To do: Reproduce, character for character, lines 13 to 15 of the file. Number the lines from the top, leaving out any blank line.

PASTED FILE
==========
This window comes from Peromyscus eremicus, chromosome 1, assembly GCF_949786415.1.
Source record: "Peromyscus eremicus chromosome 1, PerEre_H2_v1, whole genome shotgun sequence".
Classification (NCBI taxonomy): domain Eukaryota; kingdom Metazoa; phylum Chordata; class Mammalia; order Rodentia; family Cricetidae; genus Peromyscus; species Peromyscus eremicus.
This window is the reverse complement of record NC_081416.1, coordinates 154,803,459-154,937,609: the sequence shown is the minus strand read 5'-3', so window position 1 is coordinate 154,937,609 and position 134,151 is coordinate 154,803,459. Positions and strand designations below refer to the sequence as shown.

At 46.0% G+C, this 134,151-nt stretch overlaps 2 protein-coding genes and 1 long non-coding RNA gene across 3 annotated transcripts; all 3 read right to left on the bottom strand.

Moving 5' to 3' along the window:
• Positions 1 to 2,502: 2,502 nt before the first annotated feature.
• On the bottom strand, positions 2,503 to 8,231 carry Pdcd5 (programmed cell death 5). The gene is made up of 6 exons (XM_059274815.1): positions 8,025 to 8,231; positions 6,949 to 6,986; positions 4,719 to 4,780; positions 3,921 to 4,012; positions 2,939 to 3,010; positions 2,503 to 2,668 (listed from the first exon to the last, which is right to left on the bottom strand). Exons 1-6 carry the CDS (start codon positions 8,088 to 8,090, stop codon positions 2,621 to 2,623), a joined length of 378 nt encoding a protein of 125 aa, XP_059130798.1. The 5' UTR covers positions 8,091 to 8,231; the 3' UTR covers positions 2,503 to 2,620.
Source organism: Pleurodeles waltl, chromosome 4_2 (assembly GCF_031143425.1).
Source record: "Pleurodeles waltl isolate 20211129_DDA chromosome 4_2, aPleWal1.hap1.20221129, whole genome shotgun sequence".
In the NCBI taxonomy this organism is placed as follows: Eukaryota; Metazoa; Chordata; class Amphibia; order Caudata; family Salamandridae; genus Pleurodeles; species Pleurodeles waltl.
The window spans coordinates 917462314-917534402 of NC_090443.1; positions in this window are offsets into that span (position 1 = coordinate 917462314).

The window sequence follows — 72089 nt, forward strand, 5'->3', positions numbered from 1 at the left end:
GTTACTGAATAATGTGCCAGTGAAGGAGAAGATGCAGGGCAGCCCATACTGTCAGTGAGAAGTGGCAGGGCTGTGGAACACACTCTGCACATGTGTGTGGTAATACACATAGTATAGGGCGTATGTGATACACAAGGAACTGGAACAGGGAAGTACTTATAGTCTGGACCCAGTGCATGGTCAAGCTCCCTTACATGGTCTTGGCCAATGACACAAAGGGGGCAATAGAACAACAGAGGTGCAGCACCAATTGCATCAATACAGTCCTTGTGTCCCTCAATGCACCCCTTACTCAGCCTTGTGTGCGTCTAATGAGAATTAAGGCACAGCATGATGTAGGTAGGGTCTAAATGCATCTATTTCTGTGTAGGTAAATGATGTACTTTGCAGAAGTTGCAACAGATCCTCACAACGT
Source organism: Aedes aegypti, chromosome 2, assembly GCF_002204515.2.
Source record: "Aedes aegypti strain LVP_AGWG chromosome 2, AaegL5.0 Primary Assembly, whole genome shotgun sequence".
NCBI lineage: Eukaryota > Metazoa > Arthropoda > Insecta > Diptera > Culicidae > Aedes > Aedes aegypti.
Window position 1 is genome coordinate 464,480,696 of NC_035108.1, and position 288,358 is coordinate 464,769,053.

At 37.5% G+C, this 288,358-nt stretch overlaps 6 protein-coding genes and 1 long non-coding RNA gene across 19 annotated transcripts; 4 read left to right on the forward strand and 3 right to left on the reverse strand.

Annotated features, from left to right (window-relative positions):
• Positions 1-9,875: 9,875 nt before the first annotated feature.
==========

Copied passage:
The window sequence follows — 72089 nt, forward strand, 5'->3', positions numbered from 1 at the left end:
GTTACTGAATAATGTGCCAGTGAAGGAGAAGATGCAGGGCAGCCCATACTGTCAGTGAGAAGTGGCAGGGCTGTGGAACACACTCTGCACATGTGTGTGGTAATACACATAGTATAGGGCGTATGTGATACACAAGGAACTGGAACAGGGAAGTACTTATAGTCTGGACCCAGTGCATGGTCAAGCTCCCTTACATGGTCTTGGCCAATGACACAAAGGGGGCAATAGAACAACAGAGGTGCAGCACCAATTGCATCAATACAGTCCTTGTGTCCCTCAATGCACCCCTTACTCAGCCTTGTGTGCGTCTAATGAGAATTAAGGCACAGCATGATGTAGGTAGGGTCTAAATGCATCTATTTCTGTGTAGGTAAATGATGTACTTTGCAGAAGTTGCAACAGATCCTCACAACGT
Source organism: Aedes aegypti, chromosome 2, assembly GCF_002204515.2.